5. Be supportive AND realistic.  Some students might be able to stand and sing through the whole show without becoming inpatient, others may only be able to be on stage for a few songs.  That is OKAY.  The goal is to help the student to be shown in their best light.  If the student is on stage for the whole show, but becomes frustrated and begins to scream on stage, not only does this bring negative attention to that student, but it also disrupts the show for all the other students who have been working so hard.
  6. Be willing to take a risk because it's the right thing to do.  Let's admit it.  Most of the students on the stage will have many typical opportunities in their lives, such as going to prom, having a job, driving a car, getting married and so forth.  They will have chances in high school to be an active part of the drama club, marching band or athletics.  A special needs kid does not.  Although they might be allowed to take part in these clubs, most will not be truly accepted into these situations.  This is an unfortunate truth of life.  In elementary school, this is their chance to shine.  It is such an important gesture not only for the student, but for the families of these children.  It means the world to many of the parents of these kids.  Not everyone will support you, not everyone will agree with you.  But you have the chance to make a difference in a child's life because it is the right thing to do.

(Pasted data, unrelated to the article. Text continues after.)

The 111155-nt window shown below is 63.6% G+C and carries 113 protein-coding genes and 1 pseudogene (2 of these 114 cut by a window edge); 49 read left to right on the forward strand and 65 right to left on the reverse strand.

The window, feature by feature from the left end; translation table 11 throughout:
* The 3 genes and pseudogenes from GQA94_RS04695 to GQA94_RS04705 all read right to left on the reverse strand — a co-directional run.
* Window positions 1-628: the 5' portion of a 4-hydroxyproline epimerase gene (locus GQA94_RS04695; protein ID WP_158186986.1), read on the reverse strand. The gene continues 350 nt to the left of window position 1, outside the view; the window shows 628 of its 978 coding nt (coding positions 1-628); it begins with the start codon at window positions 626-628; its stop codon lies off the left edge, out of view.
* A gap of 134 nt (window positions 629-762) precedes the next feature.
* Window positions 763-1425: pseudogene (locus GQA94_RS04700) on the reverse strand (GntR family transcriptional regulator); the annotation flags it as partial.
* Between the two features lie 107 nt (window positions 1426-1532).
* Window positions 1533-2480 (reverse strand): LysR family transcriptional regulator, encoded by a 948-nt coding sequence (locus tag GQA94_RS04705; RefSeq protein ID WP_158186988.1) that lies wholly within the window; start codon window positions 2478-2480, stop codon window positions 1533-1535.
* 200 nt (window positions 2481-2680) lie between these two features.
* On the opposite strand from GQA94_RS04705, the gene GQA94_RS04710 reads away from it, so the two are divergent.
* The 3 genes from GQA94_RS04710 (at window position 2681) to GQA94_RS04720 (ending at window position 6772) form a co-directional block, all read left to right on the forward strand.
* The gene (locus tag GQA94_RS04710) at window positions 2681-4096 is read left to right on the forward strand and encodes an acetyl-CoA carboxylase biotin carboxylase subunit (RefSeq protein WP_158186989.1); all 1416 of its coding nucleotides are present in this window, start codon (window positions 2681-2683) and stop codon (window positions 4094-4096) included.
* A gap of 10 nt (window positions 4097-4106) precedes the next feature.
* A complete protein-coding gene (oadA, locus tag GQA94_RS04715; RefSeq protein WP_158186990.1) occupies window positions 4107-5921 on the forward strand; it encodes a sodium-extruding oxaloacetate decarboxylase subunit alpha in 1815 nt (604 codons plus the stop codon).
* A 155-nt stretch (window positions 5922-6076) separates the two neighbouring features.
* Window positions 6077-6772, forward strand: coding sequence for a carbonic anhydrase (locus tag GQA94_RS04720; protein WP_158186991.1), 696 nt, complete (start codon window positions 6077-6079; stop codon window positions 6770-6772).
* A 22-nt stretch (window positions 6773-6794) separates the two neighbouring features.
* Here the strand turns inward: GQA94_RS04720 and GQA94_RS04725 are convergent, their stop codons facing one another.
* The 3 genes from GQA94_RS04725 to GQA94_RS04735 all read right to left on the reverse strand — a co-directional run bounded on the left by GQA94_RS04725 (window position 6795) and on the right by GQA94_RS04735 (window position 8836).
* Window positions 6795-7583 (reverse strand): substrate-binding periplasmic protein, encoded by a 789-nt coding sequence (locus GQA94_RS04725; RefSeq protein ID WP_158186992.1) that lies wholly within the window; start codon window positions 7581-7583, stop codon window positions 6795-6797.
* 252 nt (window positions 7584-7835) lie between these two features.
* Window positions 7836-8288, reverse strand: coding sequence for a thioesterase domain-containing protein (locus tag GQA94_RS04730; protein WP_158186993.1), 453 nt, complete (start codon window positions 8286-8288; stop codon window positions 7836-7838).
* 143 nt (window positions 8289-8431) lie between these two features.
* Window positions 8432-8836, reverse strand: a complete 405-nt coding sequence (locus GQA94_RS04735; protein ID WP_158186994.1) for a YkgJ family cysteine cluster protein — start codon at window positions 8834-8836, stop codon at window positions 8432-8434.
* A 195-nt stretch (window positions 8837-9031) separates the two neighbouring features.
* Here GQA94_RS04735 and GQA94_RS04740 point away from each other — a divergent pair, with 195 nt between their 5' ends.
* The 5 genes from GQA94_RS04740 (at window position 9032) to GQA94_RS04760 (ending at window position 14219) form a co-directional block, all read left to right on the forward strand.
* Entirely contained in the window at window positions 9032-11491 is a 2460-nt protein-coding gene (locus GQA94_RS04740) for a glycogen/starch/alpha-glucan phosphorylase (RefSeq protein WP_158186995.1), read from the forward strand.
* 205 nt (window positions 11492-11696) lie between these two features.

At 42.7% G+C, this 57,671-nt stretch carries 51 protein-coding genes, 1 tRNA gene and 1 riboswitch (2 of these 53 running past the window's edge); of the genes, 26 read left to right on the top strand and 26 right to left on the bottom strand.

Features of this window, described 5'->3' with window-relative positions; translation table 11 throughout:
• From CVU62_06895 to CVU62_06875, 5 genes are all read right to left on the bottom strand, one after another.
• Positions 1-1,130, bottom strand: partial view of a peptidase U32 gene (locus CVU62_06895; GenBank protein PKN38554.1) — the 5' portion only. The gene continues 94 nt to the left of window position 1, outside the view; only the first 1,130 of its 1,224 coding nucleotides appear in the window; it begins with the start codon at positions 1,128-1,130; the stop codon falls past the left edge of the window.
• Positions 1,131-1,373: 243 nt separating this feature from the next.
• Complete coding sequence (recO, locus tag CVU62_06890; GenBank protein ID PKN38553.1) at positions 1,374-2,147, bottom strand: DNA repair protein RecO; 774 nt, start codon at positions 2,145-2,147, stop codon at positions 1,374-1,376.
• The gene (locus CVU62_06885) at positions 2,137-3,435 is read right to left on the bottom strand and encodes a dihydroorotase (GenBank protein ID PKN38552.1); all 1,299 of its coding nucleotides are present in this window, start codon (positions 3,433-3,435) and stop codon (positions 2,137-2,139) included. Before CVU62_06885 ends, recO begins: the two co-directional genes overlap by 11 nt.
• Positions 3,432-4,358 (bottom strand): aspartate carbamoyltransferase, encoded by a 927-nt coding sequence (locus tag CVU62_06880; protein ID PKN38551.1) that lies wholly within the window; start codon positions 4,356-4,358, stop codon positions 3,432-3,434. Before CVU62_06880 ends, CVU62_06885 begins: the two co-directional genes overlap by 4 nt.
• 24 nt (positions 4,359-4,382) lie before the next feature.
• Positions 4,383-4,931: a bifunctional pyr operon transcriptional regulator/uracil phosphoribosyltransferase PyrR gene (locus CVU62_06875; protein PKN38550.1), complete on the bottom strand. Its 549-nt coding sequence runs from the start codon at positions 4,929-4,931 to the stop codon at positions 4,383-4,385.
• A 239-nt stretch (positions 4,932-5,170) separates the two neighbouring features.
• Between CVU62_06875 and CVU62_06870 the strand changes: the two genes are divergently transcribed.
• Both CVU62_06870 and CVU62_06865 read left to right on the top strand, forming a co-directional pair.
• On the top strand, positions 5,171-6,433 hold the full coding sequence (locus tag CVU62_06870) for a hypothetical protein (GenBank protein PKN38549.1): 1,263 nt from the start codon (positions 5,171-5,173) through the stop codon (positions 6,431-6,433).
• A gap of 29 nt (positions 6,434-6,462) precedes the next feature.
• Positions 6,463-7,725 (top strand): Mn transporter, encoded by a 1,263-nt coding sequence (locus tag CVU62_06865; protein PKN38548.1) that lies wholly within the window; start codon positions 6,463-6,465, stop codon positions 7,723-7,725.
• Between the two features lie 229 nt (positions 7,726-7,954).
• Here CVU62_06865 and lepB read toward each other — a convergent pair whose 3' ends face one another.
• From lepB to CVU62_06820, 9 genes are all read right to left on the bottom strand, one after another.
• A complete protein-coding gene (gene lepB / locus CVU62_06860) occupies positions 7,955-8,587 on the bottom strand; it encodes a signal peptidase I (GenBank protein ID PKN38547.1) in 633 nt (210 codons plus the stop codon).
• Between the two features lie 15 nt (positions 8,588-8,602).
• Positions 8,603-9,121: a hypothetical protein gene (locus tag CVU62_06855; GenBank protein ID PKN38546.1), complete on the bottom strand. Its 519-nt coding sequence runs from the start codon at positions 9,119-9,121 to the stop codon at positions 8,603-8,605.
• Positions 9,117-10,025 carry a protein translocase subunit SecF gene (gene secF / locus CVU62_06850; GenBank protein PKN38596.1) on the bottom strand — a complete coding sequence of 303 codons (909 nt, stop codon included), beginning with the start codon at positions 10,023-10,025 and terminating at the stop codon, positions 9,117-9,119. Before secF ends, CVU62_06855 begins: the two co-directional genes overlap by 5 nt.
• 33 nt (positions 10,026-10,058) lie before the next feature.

Many times, special needs students like to know and take comfort in knowing what will happen next.  Because of this, the use of a Thinking Map Flow Chart to display the order of songs in the show can really help to put a child at ease (as well as the staff member who is helping out).  Here is an example of the flow chart being used for the order of songs in a show.
Special Needs Elementary Music
Thinking Map Flow Chart for Order of Songs in a Show



Saturday, February 23, 2013

It's A Spring Thing! - A Show In Front of the Curtain


Sometimes when putting together a performance, you really don't need to use whole the stage.  During these times, it seems in the best interest of the students to place them in front of the curtain. Not only does this help with volume for the young singers to be closer to the audience, but it also is a great introduction to being on stage with less distractions.  A curtain can be a strong backdrop, but can also be very boring to look at, and does not help to tell a story about the songs being presented.  One option to create the perfect "photo opt" during the performance is to hang items from the curtain.  Although some schools may be opposed to putting holes into the stage curtain, our Magic Paper Lady has discovered an easy way to accomplish this task without causing any damage. 
A Tag Gun, which is used in a store to place price tags on clothing, is a great way to hang items on the curtain.  Not only can you purchase the proper needle length for the thickness of the curtain, but you can simply snip the plastic holder for quick tear down.  This is also much easier to use then large safety pins, as the weight and strength of the curtain is difficult to pierce and can leave holes.



Our Magic Paper Lady, can create any item with paper and for this show to stick with a spring theme, she created beautiful flowers.  By crinkling, crunching and shaping the paper, she was able to produce flowers that would be able to hang flat while having depth.  They turned out beautiful and truly enhanced the backdrop.



The use of strong color created the illusion of real flowers.  When placing flowers on the curtain, it is important to put them where they will not be blocked by the students standing in front of them during the performance.  For this, a sheet of green paper was placed on the bottom of the curtain and cut into blades to create the image of grass.  And here's the final result! Enjoy!



spring stage set music class ideas